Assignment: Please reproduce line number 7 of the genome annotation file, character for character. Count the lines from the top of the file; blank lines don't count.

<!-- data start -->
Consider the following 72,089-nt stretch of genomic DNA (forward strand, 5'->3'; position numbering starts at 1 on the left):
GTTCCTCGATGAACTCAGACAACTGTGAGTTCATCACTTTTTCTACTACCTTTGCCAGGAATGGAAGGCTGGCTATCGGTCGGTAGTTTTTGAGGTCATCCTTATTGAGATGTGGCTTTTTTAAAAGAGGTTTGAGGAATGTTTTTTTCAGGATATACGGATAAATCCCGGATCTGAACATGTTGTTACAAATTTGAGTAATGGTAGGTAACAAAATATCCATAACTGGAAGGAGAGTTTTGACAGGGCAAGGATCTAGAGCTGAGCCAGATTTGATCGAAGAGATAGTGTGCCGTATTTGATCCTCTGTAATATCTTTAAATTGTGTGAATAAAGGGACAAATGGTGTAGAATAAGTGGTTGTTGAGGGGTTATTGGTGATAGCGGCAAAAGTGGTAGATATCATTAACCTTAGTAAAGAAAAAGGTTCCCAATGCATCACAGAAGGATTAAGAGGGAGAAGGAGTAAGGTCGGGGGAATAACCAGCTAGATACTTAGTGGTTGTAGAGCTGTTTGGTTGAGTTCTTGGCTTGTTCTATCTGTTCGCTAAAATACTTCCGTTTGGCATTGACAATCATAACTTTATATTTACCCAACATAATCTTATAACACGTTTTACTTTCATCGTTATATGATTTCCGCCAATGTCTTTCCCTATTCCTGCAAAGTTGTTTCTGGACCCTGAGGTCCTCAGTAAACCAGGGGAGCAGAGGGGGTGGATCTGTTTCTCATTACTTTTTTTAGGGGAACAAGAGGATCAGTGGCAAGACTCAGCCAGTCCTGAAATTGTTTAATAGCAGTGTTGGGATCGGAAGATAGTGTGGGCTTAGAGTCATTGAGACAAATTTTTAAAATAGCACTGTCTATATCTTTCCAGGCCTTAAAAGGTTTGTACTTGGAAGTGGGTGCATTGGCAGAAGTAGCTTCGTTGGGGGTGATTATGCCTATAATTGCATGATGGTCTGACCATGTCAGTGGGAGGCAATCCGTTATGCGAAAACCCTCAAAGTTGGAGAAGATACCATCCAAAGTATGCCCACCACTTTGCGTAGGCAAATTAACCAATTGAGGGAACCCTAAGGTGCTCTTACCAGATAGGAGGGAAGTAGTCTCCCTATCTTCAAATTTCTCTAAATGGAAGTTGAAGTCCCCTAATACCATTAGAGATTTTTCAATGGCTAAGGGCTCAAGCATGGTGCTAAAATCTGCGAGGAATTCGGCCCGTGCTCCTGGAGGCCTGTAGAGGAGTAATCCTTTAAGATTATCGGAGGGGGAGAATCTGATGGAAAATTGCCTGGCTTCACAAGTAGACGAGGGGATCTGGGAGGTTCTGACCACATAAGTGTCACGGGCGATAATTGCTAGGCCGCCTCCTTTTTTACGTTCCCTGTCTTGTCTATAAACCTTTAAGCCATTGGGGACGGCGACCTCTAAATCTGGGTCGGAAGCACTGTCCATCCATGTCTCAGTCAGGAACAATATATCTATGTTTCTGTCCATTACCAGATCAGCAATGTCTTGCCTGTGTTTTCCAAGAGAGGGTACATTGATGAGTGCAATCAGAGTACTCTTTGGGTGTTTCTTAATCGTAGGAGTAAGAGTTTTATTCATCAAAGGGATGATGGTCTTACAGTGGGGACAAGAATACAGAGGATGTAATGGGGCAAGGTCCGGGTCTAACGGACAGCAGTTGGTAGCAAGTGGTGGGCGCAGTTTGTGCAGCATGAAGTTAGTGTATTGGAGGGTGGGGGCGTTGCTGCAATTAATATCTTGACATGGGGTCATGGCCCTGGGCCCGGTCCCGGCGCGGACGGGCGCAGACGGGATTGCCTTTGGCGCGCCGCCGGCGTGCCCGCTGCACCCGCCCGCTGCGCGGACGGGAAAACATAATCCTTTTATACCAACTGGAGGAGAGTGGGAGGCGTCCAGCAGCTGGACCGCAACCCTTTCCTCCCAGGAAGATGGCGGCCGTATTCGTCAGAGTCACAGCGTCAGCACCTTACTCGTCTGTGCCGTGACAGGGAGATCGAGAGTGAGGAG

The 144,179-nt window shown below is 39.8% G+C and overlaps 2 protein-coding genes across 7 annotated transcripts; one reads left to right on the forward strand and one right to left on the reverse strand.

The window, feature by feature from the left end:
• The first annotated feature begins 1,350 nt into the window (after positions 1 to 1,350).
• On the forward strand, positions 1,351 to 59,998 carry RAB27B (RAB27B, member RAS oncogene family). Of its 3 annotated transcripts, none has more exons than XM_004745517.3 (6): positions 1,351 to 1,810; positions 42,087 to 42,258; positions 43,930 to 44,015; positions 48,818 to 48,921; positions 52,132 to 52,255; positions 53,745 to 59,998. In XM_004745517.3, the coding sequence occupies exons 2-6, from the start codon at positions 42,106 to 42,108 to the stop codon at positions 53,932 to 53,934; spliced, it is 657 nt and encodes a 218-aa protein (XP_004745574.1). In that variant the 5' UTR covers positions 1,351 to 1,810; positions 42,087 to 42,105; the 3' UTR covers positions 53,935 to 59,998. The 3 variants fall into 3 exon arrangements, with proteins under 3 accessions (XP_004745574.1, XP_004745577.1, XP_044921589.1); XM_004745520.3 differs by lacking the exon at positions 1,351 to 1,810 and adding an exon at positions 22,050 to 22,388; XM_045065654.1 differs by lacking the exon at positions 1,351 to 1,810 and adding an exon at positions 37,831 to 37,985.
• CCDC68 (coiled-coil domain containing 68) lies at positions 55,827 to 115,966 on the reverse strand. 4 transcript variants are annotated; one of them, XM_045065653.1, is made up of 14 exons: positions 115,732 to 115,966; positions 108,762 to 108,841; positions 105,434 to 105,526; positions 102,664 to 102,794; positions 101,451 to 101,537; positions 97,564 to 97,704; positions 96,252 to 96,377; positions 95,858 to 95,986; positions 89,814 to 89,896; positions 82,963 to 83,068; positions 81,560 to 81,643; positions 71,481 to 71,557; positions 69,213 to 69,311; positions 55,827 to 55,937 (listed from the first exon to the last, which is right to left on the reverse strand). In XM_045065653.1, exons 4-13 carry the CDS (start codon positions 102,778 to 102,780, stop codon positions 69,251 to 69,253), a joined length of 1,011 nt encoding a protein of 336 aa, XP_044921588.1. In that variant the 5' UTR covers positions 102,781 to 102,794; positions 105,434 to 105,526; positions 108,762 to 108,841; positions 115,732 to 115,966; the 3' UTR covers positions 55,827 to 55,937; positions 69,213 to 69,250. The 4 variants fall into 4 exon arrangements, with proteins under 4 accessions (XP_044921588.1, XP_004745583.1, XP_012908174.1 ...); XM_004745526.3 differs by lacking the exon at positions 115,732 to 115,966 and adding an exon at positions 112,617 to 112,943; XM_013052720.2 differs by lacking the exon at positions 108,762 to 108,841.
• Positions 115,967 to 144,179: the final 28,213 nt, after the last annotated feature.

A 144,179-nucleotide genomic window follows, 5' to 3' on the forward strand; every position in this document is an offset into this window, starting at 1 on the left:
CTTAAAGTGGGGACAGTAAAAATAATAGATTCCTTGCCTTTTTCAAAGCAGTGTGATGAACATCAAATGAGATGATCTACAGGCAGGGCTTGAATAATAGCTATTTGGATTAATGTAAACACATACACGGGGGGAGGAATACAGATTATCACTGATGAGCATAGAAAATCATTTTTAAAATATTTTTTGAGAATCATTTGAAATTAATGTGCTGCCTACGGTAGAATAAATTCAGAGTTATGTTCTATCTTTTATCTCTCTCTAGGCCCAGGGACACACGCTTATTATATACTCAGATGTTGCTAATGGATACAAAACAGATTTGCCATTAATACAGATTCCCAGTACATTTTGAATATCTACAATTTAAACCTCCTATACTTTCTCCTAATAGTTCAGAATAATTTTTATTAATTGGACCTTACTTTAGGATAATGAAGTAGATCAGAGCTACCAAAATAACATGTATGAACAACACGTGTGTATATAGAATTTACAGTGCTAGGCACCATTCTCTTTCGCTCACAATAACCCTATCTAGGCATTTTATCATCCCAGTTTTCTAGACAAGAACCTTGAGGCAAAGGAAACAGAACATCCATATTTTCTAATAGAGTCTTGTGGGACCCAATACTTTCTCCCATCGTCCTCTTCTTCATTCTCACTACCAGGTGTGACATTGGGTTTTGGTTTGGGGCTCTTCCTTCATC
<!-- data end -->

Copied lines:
• CCDC68 (coiled-coil domain containing 68) lies at positions 55,827 to 115,966 on the reverse strand. 4 transcript variants are annotated; one of them, XM_045065653.1, is made up of 14 exons: positions 115,732 to 115,966; positions 108,762 to 108,841; positions 105,434 to 105,526; positions 102,664 to 102,794; positions 101,451 to 101,537; positions 97,564 to 97,704; positions 96,252 to 96,377; positions 95,858 to 95,986; positions 89,814 to 89,896; positions 82,963 to 83,068; positions 81,560 to 81,643; positions 71,481 to 71,557; positions 69,213 to 69,311; positions 55,827 to 55,937 (listed from the first exon to the last, which is right to left on the reverse strand). In XM_045065653.1, exons 4-13 carry the CDS (start codon positions 102,778 to 102,780, stop codon positions 69,251 to 69,253), a joined length of 1,011 nt encoding a protein of 336 aa, XP_044921588.1. In that variant the 5' UTR covers positions 102,781 to 102,794; positions 105,434 to 105,526; positions 108,762 to 108,841; positions 115,732 to 115,966; the 3' UTR covers positions 55,827 to 55,937; positions 69,213 to 69,250. The 4 variants fall into 4 exon arrangements, with proteins under 4 accessions (XP_044921588.1, XP_004745583.1, XP_012908174.1 ...); XM_004745526.3 differs by lacking the exon at positions 115,732 to 115,966 and adding an exon at positions 112,617 to 112,943; XM_013052720.2 differs by lacking the exon at positions 108,762 to 108,841.